Energy is the big issue in Queensland election
Cameron Jewell | 23 November 2017
Energy and climate promise to be key issues in this weekend’s Queensland election. In one corner Labor and the Greens are promising big boosts to renewable energy, while in the other the LNP and One Nation are pledging support for a new coal power station in the north. And behind it all looms the spectre of the deeply unpopular Adani mine.
Adani causes trouble for Trad
The Labor government faces a threat in the inner seat of South Brisbane from the Greens, buoyed by recent success in the Northcote by-election in Melbourne.
Here Labor’s deputy premier, housing and planning minister Jackie Trad is working to fight off the Greens’ Amy MacMahon, with Labor’s support of the mega Adani mine causing upset amongst progressive Labor voters in the seat.
“There is no question that Adani is shaping up as one of the central issues of this election campaign,” Greens leader Richard di Natale told reporters while campaigning in the area on Wednesday.
He said voters were reiterating what the party had heard in Northcote.
“Increasingly people are saying we need a genuine alternative to politics as usual.”
South Brisbane is seen as a safe Labor seat, however. In the last election the Greens’ Jonathan Sri (now a Brisbane councillor) gained 22 per cent of votes, to Trad’s 43 per cent and LNP’s 32 per cent, and the LNP is preferencing Labor ahead of the Greens.
Anti-Adani campaigners are continuing to put pressure on Labor, though. It was reported on Thursday that the Palaszczuk government, after ruling out public funding for Adani, has been in secret negotiations to provide royalty holidays and infrastructure funding to the Adani Carmichael mine, costing taxpayers close to $500 million over five years, according to The Australian. However, this figure included $360 million in delayed (not foregone) royalty payments, and the potential $100 million upgrade of funding of council, which a council figure confirmed was just one option on the table.
Battle lines drawn on renewables
While Labor and the LNP both appear to support the Adani mine, election battle lines have been drawn on renewables.
Labor has reconfirmed support of 50 per cent renewables by 2030 target, with a commitment to create a third publicly owned power generation company – “CleanCo” – with a mandate to deliver an additional 1000 megawatts of renewable energy. The government will also spend $50 million to get started a solar thermal power station with storage, and spend $97 million upgrading 800 schools with solar and energy efficiency.
LNP leader Tim Nicholls meanwhile has said he will scrap all subsidies for renewable energy, de-amalgamate publicly owned generators and write down assets in a bid to cut energy bills by $160 a year, and up to $460 a year by 2020, he said.
He said Labor’s plan would see costs spiral, however Ms Palaszczuk said the LNP was jeopardising $20 billion of clean energy projects.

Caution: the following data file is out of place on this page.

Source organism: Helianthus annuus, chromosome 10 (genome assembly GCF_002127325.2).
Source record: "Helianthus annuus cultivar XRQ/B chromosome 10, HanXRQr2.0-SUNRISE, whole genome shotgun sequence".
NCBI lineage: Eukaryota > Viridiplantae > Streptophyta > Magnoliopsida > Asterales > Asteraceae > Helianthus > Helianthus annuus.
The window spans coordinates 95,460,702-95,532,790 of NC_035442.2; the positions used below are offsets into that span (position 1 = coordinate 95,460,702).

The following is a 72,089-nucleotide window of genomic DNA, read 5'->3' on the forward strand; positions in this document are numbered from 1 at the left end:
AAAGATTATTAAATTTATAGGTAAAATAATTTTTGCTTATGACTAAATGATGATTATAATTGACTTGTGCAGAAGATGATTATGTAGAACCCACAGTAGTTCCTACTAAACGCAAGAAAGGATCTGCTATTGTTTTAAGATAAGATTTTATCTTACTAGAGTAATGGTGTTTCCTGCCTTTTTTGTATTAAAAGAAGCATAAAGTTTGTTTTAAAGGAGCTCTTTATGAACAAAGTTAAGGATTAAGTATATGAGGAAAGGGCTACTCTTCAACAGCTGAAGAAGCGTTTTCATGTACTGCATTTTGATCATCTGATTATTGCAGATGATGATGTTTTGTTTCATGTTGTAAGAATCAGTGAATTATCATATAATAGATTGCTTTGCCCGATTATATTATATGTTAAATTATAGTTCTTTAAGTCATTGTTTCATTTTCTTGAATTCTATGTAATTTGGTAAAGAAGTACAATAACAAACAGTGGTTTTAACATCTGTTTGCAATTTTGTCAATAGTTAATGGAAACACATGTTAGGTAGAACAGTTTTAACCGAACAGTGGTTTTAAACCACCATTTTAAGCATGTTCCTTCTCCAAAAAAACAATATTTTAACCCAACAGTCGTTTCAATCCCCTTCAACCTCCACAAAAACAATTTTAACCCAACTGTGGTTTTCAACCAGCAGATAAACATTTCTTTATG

The LNP is also committing to a new coal-fired power station in the north of Queensland, which has won the support of One Nation, a party that could end up holding the balance of power in the state.
Labor has ruled the project out, however, arguing the state does not require any additional coal power.
Solar Council says put LNP last
The Australian Solar Council, which recently merged with the Energy Storage Council to become the Smart Energy Council, has been campaigning for the Liberal National Party to be put last, saying the party was a “threat” to renewable energy.
“It is a huge step… to do political advertising, but solar companies are concerned,” the council’s chief executive John Grimes said.
“Liberal National Party policies present a direct threat to jobs in Queensland’s renewables industry.”
Mr Grimes said the state LNP party was “fully backing” its federal counterpart’s attacks on the sector.
“Job opportunities in residential, commercial and large-scale renewable energy and energy storage are booming in Queensland. Queensland is experiencing a solar boom that could turn to bust if an LNP/One Nation government is elected.”
While not making a political statement, the Clean Energy Council put out a policy document, calling on parties to:
- strengthen Queensland’s links to the national electricity market
- support energy independence in fringe-of-grid areas
- promote battery energy storage for Queensland homes and businesses
ACF puts Libs and One Nation equal last
The Australian Conservation Foundation, which is campaigning for protection of the Great Barrier Reef, has similarly put the LNP last on its environmental scoreboard, followed by One Nation.
The Greens came out on top for supporting clean energy over a new coal plant, protecting trees and wildlife, vetoing the $1 billion loan to Adani and vowing to stop the mine from going ahead.
Labor was let down by its support for the Adani mine to go ahead.
Dick Smith gives tacit support to One Nation
One spanner in the works is prominent Australian Dick Smith’s large advertising spend calling for reductions in immigration levels, even though this is a federal issue.
Mr Smith’s advertisements have urged voters to support the Sustainable Australia Party (of which he is a member) or One Nation, which he has said shares his views on immigration – though we imagine the rationale for immigration reduction each party share would (hopefully) be quite different.
A key problem is that the Sustainable Australia Party, which also campaigns for renewable energy, is not registered in Queensland yet, with the party only supporting independent Dr Cameron Murray in the seat of South Brisbane.